The quarterly report contained a litany of gloomy numbers reflecting a slump nearly two years long. It showed that corporate sentiment plunged in November from already low levels.
The so-called 'diffusion index' for major manufacturers, a key gauge of business sentiment, dropped to minus 44 in November from minus 37 in August, meaning that November sentiment was worse than in 1987 when Japan suffered from the yen's rise.
The report also showed that large companies scaled back capital spending plans, forecasting a 4.7 per cent cut in the year to next 31 March, against a 7.7 per cent rise in 1991/2 and an August forecast of a 2.8 per cent fall.
Sales by manufacturing firms were seen falling 1.4 per cent in 1992/3 after a 1 per cent rise a year ago, the first such fall since 1987. Sales by non-manufacturers are expected to drop 2 per cent after a 1991/2 drop of 0.2 per cent.
Economists' interpretations of the report differed.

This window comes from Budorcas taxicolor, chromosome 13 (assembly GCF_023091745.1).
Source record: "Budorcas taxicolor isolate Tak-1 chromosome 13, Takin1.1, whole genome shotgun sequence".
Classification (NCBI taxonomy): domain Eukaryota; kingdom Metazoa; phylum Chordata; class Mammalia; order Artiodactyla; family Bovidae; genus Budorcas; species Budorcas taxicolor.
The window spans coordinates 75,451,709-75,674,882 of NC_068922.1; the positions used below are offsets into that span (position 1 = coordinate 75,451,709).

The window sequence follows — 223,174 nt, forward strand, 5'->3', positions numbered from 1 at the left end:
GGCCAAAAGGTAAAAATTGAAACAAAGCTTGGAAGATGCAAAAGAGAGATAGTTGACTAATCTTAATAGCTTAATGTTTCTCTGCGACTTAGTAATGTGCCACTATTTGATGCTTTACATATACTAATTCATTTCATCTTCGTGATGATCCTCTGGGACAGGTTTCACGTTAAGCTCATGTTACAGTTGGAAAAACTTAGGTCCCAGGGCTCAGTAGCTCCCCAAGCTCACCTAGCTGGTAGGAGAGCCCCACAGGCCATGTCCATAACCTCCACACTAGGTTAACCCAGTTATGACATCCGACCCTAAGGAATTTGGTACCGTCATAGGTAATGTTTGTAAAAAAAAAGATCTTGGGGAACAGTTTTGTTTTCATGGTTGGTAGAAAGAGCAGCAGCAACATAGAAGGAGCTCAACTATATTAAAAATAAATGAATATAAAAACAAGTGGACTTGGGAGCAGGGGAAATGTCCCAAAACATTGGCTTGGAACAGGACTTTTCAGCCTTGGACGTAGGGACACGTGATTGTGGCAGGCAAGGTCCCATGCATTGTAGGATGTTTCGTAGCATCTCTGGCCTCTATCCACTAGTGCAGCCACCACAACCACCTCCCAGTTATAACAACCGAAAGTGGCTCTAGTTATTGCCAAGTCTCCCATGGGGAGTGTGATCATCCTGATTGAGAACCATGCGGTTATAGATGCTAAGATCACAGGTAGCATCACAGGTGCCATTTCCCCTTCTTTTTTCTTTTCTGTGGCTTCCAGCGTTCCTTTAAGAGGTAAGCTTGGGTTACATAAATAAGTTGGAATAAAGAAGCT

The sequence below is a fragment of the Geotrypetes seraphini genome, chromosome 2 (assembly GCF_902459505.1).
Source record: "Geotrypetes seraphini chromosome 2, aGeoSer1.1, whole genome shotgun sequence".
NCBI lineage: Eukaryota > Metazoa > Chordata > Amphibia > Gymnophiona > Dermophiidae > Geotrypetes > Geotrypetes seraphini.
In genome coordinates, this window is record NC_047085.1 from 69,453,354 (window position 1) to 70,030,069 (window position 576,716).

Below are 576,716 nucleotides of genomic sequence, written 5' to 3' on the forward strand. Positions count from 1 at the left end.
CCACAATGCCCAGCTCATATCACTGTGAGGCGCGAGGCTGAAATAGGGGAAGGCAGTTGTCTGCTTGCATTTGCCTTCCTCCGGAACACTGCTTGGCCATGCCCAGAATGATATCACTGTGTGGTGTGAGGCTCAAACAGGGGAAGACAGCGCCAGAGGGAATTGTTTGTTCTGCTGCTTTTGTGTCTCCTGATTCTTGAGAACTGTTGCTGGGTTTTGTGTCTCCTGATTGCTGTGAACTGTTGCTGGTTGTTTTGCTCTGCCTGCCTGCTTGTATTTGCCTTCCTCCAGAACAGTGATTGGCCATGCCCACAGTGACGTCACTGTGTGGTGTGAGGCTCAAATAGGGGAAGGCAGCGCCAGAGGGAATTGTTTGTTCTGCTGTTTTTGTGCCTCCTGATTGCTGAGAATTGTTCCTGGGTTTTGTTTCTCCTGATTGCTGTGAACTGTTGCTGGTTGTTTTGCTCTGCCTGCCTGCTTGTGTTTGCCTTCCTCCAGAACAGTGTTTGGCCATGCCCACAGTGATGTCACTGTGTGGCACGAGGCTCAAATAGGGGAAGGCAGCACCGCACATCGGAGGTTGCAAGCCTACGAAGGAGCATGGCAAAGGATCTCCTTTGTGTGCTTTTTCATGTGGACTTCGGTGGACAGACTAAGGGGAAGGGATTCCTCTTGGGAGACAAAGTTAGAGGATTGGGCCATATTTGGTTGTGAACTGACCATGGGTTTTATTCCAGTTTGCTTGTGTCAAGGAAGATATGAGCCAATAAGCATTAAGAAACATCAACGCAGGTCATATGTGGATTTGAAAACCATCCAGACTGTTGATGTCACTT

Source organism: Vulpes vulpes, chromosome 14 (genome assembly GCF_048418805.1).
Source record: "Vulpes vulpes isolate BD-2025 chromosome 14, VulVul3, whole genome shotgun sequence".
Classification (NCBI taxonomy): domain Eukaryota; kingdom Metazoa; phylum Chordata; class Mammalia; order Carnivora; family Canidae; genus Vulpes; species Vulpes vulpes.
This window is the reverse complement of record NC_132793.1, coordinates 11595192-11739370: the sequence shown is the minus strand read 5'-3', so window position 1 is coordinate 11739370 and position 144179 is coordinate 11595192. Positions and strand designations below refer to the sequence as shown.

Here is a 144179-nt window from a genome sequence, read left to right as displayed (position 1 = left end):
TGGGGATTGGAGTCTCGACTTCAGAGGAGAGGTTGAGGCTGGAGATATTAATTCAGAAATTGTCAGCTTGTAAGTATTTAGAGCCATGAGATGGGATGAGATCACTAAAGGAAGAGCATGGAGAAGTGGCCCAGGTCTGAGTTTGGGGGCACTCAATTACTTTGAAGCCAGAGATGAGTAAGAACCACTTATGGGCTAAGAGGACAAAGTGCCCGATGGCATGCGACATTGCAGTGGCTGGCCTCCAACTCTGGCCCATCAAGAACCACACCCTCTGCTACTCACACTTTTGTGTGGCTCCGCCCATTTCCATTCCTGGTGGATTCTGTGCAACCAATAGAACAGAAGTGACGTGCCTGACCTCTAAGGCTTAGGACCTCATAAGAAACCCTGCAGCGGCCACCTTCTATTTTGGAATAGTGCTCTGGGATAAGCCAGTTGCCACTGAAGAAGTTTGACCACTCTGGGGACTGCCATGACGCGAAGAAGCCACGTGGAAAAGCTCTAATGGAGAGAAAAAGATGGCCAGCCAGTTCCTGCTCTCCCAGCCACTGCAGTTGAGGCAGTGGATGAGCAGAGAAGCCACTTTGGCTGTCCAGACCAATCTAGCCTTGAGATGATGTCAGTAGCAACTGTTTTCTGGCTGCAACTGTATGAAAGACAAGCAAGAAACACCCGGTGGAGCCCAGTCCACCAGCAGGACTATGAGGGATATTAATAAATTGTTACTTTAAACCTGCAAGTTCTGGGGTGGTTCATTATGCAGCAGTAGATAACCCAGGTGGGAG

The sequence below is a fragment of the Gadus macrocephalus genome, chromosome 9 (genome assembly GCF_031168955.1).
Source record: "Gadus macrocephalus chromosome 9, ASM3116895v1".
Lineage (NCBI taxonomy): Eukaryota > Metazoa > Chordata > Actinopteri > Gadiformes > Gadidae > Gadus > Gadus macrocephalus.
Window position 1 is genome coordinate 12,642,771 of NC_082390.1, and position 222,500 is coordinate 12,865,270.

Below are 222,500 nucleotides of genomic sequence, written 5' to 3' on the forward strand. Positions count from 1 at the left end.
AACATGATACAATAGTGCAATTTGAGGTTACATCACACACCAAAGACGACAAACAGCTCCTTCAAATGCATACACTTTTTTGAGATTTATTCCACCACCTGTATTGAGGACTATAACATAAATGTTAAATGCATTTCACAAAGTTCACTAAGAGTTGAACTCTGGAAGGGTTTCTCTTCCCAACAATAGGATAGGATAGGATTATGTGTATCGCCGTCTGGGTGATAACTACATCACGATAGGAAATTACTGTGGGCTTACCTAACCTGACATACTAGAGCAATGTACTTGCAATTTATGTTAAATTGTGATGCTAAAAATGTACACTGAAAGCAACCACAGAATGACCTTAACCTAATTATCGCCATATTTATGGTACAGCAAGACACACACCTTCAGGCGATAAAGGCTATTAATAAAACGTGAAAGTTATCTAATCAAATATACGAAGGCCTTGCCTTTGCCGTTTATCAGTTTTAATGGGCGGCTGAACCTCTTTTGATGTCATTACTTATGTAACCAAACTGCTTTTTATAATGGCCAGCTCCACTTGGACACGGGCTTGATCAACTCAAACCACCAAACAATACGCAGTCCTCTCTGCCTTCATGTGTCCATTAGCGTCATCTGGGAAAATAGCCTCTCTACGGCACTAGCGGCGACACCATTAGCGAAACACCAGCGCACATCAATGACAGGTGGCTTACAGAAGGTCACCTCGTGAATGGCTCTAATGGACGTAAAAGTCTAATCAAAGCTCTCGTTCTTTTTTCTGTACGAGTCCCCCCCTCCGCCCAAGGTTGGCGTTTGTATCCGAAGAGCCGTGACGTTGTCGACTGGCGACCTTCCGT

Some echoed a growing consensus that the economy was likely to touch the bottom in early 1993, as long as authorities eased credit and fiscal policy to get things going.
But others were more cautious. Gloomy outlooks by the non-manufacturing sector and smaller firms gave cause for concern, said Nobuyuki Saji of Nikko Research Centre.
'We can't yet confirm that January-March will be the bottom,' he said.
Others saw no cause for even cautious optimism. 'Basically the fundamentals are still terrible. Capital spending is falling like a rock and consumer spending is still weak,' said Peter Morgan, economist at Merrill Lynch Japan.
'The (central) bank is coming out with a lot of brave words saying there will be a recovery in the first quarter, but there is no way,' Mr Morgan said. 'We're looking for a modest recovery in the third quarter.'Reuse content